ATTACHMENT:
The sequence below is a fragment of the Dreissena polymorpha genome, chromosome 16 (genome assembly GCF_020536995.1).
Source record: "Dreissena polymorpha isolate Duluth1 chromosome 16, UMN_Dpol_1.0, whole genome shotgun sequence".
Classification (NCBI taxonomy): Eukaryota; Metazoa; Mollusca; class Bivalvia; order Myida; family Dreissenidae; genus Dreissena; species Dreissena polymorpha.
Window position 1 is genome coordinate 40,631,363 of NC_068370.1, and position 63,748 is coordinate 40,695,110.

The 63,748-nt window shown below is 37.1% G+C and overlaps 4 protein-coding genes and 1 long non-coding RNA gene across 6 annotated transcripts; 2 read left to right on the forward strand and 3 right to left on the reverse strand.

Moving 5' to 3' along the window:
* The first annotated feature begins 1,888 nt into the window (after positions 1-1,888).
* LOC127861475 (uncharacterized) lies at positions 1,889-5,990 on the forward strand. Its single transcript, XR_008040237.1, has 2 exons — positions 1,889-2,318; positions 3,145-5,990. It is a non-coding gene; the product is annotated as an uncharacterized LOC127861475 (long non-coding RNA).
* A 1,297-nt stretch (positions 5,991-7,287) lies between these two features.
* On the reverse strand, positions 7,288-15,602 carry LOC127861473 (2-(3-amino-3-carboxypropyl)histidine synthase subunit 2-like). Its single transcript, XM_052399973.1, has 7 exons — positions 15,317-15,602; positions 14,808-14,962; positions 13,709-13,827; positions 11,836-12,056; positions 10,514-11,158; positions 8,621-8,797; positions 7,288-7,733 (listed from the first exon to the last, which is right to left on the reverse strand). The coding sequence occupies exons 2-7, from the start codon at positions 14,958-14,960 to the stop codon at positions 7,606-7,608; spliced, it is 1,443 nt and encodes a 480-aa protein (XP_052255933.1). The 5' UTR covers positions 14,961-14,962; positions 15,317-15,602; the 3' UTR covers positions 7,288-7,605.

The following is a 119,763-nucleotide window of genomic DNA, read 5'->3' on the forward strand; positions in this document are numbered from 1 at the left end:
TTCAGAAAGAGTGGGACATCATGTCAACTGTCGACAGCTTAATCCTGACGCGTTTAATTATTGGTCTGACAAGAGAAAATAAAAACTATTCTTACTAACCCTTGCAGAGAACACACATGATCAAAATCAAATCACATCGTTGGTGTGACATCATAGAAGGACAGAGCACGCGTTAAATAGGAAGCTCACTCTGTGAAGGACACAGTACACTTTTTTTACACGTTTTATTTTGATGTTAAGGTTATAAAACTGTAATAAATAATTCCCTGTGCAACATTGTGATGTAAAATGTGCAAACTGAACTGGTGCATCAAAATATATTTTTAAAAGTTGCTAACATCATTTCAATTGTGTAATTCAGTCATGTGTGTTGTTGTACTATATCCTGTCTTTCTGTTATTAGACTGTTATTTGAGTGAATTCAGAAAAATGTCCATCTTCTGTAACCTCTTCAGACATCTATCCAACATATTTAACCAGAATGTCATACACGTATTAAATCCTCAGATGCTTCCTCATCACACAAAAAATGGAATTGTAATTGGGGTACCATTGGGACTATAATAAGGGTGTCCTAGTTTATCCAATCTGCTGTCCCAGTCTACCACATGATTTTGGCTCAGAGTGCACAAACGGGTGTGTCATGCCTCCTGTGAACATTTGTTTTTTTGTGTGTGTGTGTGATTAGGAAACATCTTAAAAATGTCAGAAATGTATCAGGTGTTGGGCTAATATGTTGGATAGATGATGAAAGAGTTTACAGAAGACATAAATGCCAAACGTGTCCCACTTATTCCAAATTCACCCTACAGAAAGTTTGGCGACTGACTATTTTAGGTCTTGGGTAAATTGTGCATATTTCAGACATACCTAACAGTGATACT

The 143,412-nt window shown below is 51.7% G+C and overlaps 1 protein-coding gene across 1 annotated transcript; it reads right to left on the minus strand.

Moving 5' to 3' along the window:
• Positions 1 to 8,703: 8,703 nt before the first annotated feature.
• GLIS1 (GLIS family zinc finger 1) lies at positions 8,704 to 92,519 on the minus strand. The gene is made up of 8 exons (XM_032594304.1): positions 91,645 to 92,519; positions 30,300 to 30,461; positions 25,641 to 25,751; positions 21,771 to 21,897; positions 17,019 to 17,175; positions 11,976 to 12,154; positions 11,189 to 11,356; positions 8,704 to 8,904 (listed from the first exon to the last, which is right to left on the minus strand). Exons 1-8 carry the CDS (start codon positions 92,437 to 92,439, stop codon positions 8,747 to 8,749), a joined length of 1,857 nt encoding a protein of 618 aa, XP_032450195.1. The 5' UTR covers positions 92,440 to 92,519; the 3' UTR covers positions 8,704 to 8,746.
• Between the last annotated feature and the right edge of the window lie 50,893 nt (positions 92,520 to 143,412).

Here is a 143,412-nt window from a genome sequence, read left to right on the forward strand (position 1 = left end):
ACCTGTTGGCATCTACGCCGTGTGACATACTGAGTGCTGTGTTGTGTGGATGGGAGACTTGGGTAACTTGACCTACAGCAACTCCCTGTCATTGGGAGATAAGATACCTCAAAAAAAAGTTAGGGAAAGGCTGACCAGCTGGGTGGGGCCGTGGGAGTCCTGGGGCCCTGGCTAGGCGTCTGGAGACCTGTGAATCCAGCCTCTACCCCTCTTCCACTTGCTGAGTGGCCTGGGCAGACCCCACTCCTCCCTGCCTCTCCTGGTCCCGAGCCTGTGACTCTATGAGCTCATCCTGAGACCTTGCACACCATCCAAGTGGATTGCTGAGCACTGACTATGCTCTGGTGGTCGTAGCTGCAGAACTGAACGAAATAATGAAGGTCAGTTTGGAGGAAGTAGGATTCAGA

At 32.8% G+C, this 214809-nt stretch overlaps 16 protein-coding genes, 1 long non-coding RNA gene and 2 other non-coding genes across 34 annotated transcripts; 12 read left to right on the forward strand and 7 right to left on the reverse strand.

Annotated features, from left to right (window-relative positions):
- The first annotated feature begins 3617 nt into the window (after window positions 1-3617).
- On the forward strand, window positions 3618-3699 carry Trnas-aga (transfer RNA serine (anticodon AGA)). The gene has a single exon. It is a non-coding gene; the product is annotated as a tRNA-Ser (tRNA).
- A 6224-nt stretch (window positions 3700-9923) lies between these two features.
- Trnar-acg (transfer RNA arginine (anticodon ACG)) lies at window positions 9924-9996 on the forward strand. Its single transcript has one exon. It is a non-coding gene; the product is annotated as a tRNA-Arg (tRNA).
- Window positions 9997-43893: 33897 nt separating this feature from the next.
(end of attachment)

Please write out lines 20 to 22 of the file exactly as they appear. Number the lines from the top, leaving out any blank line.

At 32.8% G+C, this 214809-nt stretch overlaps 16 protein-coding genes, 1 long non-coding RNA gene and 2 other non-coding genes across 34 annotated transcripts; 12 read left to right on the forward strand and 7 right to left on the reverse strand.

Annotated features, from left to right (window-relative positions):
- The first annotated feature begins 3617 nt into the window (after window positions 1-3617).